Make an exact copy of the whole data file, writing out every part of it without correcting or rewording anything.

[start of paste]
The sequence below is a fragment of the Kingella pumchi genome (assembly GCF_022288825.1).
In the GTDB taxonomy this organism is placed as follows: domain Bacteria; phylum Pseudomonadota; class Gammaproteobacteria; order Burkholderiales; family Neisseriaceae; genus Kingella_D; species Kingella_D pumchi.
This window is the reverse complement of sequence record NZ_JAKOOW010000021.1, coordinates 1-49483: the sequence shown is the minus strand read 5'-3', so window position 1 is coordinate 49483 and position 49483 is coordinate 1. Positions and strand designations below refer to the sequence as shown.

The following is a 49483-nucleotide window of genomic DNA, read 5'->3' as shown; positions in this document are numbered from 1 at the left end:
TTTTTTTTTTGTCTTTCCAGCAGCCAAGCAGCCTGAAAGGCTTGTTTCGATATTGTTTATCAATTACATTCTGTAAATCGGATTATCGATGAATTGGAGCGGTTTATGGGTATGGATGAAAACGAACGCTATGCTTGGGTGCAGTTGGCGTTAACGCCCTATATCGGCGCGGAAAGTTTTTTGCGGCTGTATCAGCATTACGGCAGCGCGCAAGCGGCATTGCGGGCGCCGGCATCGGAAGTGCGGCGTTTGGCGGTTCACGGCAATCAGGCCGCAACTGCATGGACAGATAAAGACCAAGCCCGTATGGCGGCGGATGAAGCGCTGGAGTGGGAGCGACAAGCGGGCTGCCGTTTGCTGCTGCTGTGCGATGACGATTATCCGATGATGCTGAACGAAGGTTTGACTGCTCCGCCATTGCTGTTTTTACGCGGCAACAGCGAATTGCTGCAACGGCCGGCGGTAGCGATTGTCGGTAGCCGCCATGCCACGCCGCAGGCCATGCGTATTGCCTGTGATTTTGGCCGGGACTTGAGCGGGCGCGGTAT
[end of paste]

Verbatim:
The sequence below is a fragment of the Kingella pumchi genome (assembly GCF_022288825.1).
In the GTDB taxonomy this organism is placed as follows: domain Bacteria; phylum Pseudomonadota; class Gammaproteobacteria; order Burkholderiales; family Neisseriaceae; genus Kingella_D; species Kingella_D pumchi.
This window is the reverse complement of sequence record NZ_JAKOOW010000021.1, coordinates 1-49483: the sequence shown is the minus strand read 5'-3', so window position 1 is coordinate 49483 and position 49483 is coordinate 1. Positions and strand designations below refer to the sequence as shown.

The following is a 49483-nucleotide window of genomic DNA, read 5'->3' as shown; positions in this document are numbered from 1 at the left end:
TTTTTTTTTTGTCTTTCCAGCAGCCAAGCAGCCTGAAAGGCTTGTTTCGATATTGTTTATCAATTACATTCTGTAAATCGGATTATCGATGAATTGGAGCGGTTTATGGGTATGGATGAAAACGAACGCTATGCTTGGGTGCAGTTGGCGTTAACGCCCTATATCGGCGCGGAAAGTTTTTTGCGGCTGTATCAGCATTACGGCAGCGCGCAAGCGGCATTGCGGGCGCCGGCATCGGAAGTGCGGCGTTTGGCGGTTCACGGCAATCAGGCCGCAACTGCATGGACAGATAAAGACCAAGCCCGTATGGCGGCGGATGAAGCGCTGGAGTGGGAGCGACAAGCGGGCTGCCGTTTGCTGCTGCTGTGCGATGACGATTATCCGATGATGCTGAACGAAGGTTTGACTGCTCCGCCATTGCTGTTTTTACGCGGCAACAGCGAATTGCTGCAACGGCCGGCGGTAGCGATTGTCGGTAGCCGCCATGCCACGCCGCAGGCCATGCGTATTGCCTGTGATTTTGGCCGGGACTTGAGCGGGCGCGGTAT